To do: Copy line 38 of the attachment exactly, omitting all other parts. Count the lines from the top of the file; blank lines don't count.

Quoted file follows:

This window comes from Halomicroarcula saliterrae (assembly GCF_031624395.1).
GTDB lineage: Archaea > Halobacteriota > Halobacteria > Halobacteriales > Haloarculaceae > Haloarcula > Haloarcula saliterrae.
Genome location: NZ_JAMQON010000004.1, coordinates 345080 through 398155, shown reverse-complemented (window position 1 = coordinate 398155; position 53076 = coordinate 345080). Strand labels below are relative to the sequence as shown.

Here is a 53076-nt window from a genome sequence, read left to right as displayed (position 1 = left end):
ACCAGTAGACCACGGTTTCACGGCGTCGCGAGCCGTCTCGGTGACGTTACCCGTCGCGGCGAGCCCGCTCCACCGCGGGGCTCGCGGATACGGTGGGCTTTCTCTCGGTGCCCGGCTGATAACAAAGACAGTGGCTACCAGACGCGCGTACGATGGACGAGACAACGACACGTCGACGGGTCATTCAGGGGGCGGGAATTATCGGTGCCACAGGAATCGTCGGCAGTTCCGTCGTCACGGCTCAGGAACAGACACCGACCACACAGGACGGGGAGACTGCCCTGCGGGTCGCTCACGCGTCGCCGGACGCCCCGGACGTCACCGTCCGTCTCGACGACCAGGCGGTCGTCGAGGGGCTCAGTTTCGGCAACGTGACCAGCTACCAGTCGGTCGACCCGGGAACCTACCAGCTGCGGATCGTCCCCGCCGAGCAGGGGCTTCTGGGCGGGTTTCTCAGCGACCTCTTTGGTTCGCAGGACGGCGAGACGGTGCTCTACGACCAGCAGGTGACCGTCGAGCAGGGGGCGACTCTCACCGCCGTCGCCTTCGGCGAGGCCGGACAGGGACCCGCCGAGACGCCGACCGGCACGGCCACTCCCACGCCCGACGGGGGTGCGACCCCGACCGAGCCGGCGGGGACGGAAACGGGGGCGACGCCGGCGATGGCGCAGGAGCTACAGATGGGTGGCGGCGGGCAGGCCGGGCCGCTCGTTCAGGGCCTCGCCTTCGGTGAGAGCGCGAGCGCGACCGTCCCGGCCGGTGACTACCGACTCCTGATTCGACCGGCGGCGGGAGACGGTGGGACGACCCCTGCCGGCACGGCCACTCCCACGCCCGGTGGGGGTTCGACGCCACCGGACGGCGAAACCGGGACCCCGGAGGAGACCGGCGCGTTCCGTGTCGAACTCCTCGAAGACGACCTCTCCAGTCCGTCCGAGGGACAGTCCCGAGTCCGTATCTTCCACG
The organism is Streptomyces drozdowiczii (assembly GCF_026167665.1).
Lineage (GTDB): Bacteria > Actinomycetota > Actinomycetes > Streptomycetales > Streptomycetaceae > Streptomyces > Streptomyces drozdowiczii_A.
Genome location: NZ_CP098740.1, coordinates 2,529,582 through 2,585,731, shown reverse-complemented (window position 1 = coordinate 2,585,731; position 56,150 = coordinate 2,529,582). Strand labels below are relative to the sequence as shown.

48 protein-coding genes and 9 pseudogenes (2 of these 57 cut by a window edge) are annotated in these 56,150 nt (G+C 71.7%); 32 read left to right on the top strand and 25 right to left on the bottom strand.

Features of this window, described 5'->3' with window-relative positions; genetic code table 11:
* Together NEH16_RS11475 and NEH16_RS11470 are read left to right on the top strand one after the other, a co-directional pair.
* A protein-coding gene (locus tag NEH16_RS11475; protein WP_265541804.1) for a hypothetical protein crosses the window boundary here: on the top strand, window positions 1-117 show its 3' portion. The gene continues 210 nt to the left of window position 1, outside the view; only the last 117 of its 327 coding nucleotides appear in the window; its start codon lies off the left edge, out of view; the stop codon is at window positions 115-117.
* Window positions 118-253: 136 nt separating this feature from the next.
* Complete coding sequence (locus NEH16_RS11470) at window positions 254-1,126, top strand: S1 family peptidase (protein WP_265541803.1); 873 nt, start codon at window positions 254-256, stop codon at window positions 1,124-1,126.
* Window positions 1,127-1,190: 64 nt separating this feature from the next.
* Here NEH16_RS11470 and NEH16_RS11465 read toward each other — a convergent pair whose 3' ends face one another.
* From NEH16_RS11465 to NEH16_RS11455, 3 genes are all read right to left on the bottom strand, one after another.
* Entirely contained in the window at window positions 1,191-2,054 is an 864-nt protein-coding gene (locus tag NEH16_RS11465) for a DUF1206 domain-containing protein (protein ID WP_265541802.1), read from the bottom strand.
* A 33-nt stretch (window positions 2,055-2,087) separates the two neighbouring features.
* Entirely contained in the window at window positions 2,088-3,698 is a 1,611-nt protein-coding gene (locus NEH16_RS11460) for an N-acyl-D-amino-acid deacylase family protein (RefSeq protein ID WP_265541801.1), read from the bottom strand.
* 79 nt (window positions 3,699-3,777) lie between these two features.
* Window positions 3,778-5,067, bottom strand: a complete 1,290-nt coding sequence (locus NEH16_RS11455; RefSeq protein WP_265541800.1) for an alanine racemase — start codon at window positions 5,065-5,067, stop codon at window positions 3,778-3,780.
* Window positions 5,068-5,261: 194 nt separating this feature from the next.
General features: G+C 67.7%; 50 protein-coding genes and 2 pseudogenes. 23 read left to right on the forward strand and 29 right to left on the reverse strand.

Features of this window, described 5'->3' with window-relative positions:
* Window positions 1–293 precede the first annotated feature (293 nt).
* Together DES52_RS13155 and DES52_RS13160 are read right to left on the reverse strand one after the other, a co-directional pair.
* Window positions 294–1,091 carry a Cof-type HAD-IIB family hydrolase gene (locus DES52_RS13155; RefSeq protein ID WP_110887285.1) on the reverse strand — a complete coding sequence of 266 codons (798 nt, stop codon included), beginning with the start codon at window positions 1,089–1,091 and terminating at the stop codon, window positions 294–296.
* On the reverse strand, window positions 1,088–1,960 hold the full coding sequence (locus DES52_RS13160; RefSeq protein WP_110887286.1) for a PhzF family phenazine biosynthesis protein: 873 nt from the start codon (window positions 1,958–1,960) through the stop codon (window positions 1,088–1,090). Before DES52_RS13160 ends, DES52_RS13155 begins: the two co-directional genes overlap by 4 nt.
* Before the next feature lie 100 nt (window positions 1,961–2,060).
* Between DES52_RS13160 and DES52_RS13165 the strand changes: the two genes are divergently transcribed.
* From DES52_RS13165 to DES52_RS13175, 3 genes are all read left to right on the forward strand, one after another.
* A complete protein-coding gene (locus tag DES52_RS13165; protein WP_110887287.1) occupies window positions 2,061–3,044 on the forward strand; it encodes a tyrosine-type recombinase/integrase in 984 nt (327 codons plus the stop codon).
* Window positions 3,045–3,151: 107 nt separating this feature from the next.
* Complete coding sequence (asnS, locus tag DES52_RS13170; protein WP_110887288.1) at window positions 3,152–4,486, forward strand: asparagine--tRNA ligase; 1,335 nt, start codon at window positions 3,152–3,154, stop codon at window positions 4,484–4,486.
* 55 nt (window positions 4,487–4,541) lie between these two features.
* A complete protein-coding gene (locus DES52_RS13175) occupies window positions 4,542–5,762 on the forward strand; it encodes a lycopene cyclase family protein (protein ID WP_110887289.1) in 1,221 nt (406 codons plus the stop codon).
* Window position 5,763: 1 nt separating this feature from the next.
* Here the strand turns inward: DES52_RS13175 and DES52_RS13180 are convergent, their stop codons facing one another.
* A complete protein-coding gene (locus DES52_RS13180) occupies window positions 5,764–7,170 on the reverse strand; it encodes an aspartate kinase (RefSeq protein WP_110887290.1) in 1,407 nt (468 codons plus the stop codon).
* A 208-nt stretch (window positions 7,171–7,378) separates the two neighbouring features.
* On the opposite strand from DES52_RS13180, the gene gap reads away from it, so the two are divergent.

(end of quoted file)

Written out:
* Window position 5,763: 1 nt separating this feature from the next.